Do you remember the exact words in a proverb
about wisdom and all things coming together
miraculously with age? Me neither. But I’m
always overhearing other peoples’ conversations
about this topic: in a pho restaurant,
pinching off purple-veined basil and squeezing
lime into my bowl, I overhear a conversation
about ageism in the next booth— how,
according to the fiftyish woman in a smart
blazer with matching statement necklace,
it’s terrible that nowadays, only the young
and beautiful with perfectly groomed brows,
luminous cheeks and highly developed
social networks get attention. They get
the jobs, promotions, prizes— so unfair
to people in her age demographic who aren’t
valued for the decades of experience they
can bring to the table. I was reminded
of a board meeting of the poetry society,
at which someone said rather bluntly
that it was a very bad idea to throw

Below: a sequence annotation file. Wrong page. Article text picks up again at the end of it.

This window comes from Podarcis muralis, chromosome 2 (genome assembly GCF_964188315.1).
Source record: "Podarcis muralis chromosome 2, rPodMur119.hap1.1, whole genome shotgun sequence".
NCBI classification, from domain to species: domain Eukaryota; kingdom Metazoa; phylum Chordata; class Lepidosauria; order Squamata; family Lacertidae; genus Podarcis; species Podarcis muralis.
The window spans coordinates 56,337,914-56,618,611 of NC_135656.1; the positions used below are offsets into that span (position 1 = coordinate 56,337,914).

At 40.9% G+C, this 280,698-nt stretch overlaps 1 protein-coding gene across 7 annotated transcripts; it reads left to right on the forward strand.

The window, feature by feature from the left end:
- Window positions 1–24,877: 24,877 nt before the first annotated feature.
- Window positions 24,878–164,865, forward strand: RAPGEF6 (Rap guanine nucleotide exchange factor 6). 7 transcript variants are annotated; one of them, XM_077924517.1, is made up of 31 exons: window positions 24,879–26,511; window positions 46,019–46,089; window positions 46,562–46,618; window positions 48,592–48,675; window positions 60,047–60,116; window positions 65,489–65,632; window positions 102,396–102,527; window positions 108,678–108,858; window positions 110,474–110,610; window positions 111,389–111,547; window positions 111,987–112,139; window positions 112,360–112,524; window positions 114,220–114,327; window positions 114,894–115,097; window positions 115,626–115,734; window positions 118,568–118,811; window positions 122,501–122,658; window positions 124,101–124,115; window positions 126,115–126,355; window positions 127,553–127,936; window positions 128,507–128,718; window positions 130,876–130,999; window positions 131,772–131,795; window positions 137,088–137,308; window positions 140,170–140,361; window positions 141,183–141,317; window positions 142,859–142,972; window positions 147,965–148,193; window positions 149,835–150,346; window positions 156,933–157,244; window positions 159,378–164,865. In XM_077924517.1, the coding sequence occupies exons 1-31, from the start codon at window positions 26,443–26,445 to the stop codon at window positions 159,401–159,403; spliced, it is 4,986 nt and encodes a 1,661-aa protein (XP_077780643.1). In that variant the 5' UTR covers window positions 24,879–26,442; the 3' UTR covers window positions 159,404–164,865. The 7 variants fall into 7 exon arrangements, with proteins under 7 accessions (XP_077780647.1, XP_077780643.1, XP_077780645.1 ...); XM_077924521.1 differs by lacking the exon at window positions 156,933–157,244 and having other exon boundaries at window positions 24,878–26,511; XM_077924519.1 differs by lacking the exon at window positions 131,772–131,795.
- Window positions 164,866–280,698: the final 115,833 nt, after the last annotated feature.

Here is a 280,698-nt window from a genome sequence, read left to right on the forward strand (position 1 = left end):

early honors at the young, because
they would get a big head before they
even learned to reflect on what wisdom
or the world were really about. I tried
to think of what I was like at sixteen
or eighteen: definitely not sage-like,
definitely still green; married with kids
by twenty-one. Tsk. Still, had anyone
told me I didn’t know anything, I’d
have risen to the occasion, that kind
of reverse ageism. You don’t get to reflect
on what’s thrust upon you: violence and war,
and the closer hurt when you’re defiled,
then disbelieved. The mind shrinks even as
it expands to admit the knowledges visited
on the body. I see it in my young students
too: the beautiful, hurt stories they write.

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